On one hand, Cleveland Browns head coach Hue Jackson has said that he’s going to FEED THE CROW (running back Isaiah Crowell). "We just have to hand it to him enough times," Jackson said. "If you have a runner you believe in, you have to give him the ball.” Fair enough but that sounds a lot like coachspeak, and what happens if the Ravens mount a 10-14 point lead in the second quarter?
The Browns defense is quite inexperienced and is probably going to help opposing QBs add some juice to their passing stats all season. Meaning Jackson may have no choice but to let McCown (taking over for the injured Robert Griffin III) drop back and air it out 40 times; in 2015, McCown averaged 26 completions, 41 attempts and 294 yards in the seven games he started. Against the Ravens it was a tale of two games as the 37-year-old torched them for 457 yards the first time and for a more modest 212 yards the second. This Ravens defense is healthier and better with Eric Weddle at strong safety and Lardarius Webb moving to free safety, but I think a combination of an extended catch-up mode, volume, and running back Duke Johnson’s prowess as a receiver should get McCown past to 226 and beyond.
Adrian Peterson -- UNDER rushing yards (79.5)
At age 31, after 2,400 career carries, Adrian Peterson may finally be reaching the “Well, this guy is mortal after all” stage of his career. Probably not yet but 80 yards against a solid Green Bay defense may be asking a bit too much this week (although historically they are better against the pass than run). It would help (the Vikings, not us) if Minnesota's slightly revamped offensive line began to coalesce, but that wasn’t the case in Week 1 against the Titans when it couldn’t get a push. ProFootballFocus’ ratings gave both guards (Brandon Fusco, Alex Boone) extremely poor run blocking grades as Peterson rushed 19 times for just 31 yards (1.6 average).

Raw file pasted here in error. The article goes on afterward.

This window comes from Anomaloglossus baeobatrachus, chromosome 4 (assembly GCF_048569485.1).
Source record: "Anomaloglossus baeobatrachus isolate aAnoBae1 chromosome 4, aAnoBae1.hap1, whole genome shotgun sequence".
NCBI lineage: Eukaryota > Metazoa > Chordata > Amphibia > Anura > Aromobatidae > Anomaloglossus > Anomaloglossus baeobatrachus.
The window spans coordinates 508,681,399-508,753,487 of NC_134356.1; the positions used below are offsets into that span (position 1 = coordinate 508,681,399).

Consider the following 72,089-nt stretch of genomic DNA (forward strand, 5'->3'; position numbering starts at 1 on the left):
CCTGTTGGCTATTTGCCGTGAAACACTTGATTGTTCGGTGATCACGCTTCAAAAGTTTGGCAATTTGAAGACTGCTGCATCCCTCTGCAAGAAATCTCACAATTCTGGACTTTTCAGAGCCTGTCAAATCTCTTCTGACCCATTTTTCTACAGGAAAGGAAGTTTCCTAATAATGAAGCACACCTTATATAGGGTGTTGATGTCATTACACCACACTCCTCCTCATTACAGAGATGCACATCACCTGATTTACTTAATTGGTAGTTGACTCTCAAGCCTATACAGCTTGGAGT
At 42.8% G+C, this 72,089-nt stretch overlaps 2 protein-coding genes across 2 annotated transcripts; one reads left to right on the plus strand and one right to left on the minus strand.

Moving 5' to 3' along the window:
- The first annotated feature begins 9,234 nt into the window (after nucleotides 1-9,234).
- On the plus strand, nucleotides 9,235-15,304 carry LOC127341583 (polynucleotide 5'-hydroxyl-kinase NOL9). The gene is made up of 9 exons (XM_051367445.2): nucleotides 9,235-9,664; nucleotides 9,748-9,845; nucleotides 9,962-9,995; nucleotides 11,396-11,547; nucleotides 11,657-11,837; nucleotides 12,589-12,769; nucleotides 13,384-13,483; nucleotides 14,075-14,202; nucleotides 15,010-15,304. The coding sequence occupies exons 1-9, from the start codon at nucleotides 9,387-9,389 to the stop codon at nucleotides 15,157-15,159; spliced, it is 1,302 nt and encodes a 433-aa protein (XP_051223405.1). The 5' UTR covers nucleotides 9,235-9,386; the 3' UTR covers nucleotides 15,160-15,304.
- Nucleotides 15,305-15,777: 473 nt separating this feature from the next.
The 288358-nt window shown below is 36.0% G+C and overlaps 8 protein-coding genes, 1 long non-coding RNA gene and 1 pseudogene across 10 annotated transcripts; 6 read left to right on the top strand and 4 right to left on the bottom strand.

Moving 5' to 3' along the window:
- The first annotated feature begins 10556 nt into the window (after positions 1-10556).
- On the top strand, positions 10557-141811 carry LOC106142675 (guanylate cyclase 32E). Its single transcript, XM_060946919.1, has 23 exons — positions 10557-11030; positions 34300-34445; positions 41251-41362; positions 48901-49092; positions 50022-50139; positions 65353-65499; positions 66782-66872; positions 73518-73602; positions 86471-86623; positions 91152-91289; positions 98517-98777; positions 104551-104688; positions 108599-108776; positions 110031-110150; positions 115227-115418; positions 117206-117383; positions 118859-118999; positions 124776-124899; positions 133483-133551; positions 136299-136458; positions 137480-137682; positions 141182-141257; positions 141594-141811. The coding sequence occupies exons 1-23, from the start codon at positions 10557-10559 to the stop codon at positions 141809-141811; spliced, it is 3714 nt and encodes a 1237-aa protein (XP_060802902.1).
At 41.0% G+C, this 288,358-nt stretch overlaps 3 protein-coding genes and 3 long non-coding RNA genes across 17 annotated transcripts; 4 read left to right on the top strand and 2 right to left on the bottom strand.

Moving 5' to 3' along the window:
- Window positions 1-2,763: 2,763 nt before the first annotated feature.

Peterson’s last two turns against the Packers haven’t gone well, either. In 2015, Peterson took 19 carries for 67 yards in Week 17 and 13 rushes for just 45 yards in Week 11. Meanwhile, change-of-pace Vikings running back Jerick McKinnon, an adept receiver who averaged 5.2 yards per carry last season, returns to health for this divisional battle and may cut into Peterson’s carries. Quarterback Sam Bradford will take the reins in Minnesota for the first time on Sunday night and should have absorbed enough of the playbook at this point that they don’t go too conservative with him. As always, Peterson can make this wager look silly on one play but at least the Packers has a free safety (Ha Ha Clinton-Dix) capable of making open field tackles.